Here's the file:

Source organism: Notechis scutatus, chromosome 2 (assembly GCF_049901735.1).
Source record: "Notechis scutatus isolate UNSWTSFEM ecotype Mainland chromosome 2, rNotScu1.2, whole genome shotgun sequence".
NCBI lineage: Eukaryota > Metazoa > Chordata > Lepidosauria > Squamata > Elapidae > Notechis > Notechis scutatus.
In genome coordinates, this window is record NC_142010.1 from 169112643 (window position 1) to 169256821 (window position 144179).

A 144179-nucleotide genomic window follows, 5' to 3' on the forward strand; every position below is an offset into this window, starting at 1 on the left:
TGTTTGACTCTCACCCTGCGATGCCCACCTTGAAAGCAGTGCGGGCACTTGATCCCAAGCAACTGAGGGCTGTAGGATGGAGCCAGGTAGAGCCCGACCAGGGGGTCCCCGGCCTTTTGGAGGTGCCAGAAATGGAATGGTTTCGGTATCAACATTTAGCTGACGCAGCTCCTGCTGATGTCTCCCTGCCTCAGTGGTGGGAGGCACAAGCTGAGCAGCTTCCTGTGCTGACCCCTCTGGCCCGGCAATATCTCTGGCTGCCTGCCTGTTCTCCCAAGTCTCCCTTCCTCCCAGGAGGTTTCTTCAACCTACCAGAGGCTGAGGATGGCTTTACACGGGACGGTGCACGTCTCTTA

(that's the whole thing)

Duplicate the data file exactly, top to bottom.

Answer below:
Source organism: Notechis scutatus, chromosome 2 (assembly GCF_049901735.1).
Source record: "Notechis scutatus isolate UNSWTSFEM ecotype Mainland chromosome 2, rNotScu1.2, whole genome shotgun sequence".
NCBI lineage: Eukaryota > Metazoa > Chordata > Lepidosauria > Squamata > Elapidae > Notechis > Notechis scutatus.
In genome coordinates, this window is record NC_142010.1 from 169112643 (window position 1) to 169256821 (window position 144179).

A 144179-nucleotide genomic window follows, 5' to 3' on the forward strand; every position below is an offset into this window, starting at 1 on the left:
TGTTTGACTCTCACCCTGCGATGCCCACCTTGAAAGCAGTGCGGGCACTTGATCCCAAGCAACTGAGGGCTGTAGGATGGAGCCAGGTAGAGCCCGACCAGGGGGTCCCCGGCCTTTTGGAGGTGCCAGAAATGGAATGGTTTCGGTATCAACATTTAGCTGACGCAGCTCCTGCTGATGTCTCCCTGCCTCAGTGGTGGGAGGCACAAGCTGAGCAGCTTCCTGTGCTGACCCCTCTGGCCCGGCAATATCTCTGGCTGCCTGCCTGTTCTCCCAAGTCTCCCTTCCTCCCAGGAGGTTTCTTCAACCTACCAGAGGCTGAGGATGGCTTTACACGGGACGGTGCACGTCTCTTA